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Japanese Yen Falls After BOJ Keeps Low Rates, Bond Yield Cap

The Japanese yen fell on Wednesday after the Bank of Japan voted to keep its ultra-low interest rates and bond yield cap

The Bank of Japan has maintained its ultra-low interest rates, until at least April, when its governor is due to retire.
The Bank of Japan has maintained its ultra-low interest rates, until at least April, when its governor is due to retire. File photo by Reuters.


The Japanese yen fell on Wednesday after the country’s central bank defied expectations that it would phase out its huge stimulus programme.

The Bank of Japan maintained its ultra-low interest rates and a bond yield cap it has been battling to defend amid rising inflationary pressure.

The surprise decision sent the yen skidding against other currencies as investors unwound bets they made anticipating the central bank would overhaul its yield control policy.

At a two-day policy meeting, the BOJ kept intact its yield curve control (YCC) targets, which are set at -0.1% for short-term interest rates and around 0% for the 10-year yield, by a unanimous vote.

The central bank also made no change to its guidance that allows the 10-year bond yield to move 50 basis points either side of its 0% target.


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In a sign of its resolve to keep defending the cap, the BOJ beefed up a key market operation tool to more effectively curb rises in long-term interest rates.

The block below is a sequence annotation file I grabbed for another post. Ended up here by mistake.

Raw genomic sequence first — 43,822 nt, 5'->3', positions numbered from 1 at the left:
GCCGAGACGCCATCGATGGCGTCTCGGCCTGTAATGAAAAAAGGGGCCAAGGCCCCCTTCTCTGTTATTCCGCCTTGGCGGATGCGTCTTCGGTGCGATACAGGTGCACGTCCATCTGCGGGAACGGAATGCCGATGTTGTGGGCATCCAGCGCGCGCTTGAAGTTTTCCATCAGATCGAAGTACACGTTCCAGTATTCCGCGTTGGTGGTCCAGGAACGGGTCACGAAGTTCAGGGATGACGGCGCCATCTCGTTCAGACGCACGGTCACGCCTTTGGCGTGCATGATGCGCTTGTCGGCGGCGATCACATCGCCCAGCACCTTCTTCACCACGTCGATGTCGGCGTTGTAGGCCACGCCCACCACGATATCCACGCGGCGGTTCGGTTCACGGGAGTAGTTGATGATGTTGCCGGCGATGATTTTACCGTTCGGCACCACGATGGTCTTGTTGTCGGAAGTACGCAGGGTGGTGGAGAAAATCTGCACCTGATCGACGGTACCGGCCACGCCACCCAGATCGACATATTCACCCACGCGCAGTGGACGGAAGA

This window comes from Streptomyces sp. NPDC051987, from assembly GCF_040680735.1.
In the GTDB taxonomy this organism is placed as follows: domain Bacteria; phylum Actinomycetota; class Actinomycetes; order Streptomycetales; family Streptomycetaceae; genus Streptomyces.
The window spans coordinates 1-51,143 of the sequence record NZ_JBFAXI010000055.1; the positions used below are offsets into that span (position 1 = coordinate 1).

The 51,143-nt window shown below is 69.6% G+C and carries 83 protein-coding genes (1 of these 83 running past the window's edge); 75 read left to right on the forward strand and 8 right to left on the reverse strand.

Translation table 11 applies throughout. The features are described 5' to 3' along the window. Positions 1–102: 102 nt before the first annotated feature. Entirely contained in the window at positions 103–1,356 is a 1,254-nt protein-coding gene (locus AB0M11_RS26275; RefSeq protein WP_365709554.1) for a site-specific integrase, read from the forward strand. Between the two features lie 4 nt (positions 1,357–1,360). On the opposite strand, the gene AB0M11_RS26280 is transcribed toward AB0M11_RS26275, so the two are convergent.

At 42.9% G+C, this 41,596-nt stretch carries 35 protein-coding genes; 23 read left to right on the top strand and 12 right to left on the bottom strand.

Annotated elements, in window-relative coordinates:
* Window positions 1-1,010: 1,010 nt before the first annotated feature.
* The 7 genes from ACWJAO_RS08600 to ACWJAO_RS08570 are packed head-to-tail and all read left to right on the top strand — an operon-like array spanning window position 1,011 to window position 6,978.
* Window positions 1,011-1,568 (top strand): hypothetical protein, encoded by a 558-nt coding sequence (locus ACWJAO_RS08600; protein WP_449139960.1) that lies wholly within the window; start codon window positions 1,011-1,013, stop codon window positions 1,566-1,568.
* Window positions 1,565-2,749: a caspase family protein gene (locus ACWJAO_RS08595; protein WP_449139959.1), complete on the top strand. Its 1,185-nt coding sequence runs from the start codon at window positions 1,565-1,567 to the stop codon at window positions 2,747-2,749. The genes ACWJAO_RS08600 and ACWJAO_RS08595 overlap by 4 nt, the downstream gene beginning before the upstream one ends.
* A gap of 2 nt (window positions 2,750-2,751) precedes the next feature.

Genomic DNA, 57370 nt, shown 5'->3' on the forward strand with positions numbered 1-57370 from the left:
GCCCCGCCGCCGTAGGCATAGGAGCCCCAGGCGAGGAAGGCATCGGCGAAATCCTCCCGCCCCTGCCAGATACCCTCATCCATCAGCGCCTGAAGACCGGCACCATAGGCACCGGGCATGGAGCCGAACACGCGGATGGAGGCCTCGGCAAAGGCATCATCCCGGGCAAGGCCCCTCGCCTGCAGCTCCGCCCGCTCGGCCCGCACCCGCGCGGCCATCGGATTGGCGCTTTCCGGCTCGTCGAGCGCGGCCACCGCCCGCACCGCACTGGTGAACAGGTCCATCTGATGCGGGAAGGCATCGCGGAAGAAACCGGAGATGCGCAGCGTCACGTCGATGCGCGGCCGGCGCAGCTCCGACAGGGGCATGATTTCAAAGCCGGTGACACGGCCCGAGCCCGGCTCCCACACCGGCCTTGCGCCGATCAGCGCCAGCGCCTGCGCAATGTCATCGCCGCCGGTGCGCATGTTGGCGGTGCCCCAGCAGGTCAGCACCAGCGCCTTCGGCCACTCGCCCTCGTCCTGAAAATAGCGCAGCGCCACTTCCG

“Widening the yield band or dismantling YCC now would have made the BOJ even more vulnerable to market attack,” Izuru Kato, chief economist at Totan Research, said.

“By showing its resolve to use market tools more flexibly, the BOJ wanted to signal to markets it won’t make big monetary policy changes under Governor Haruhiko Kuroda.”

Kuroda’s second five-year term is due to end in April, which has increased speculation that the BOJ may be set to amend its strategic policy.

S&P Global Market Intelligence said: “The BOJ is likely to maintain its monetary policy over the near-term unless the consumer price index (CPI) inflation persists and wages increase sufficiently.

“The bank has revised its outlook for CPI inflation (excluding fresh food) for fiscal year 2022 (ending March 2023), reflecting recent price increases, as well as that for FY 2024, reflecting the waning effects from the government’s subsidies for utility bills. However, the BOJ maintains its view that CPI inflation will moderate below 2% in FY 2023.”


  • Reuters with additional editing and reporting by Jim Pollard


NOTE: This report was updated (with comment from S&P) on January 18, 2023.





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Jim Pollard

Jim Pollard is an Australian journalist based in Thailand since 1999. He worked for News Ltd papers in Sydney, Perth, London and Melbourne before travelling through SE Asia in the late 90s. He was a senior editor at The Nation for 17+ years.


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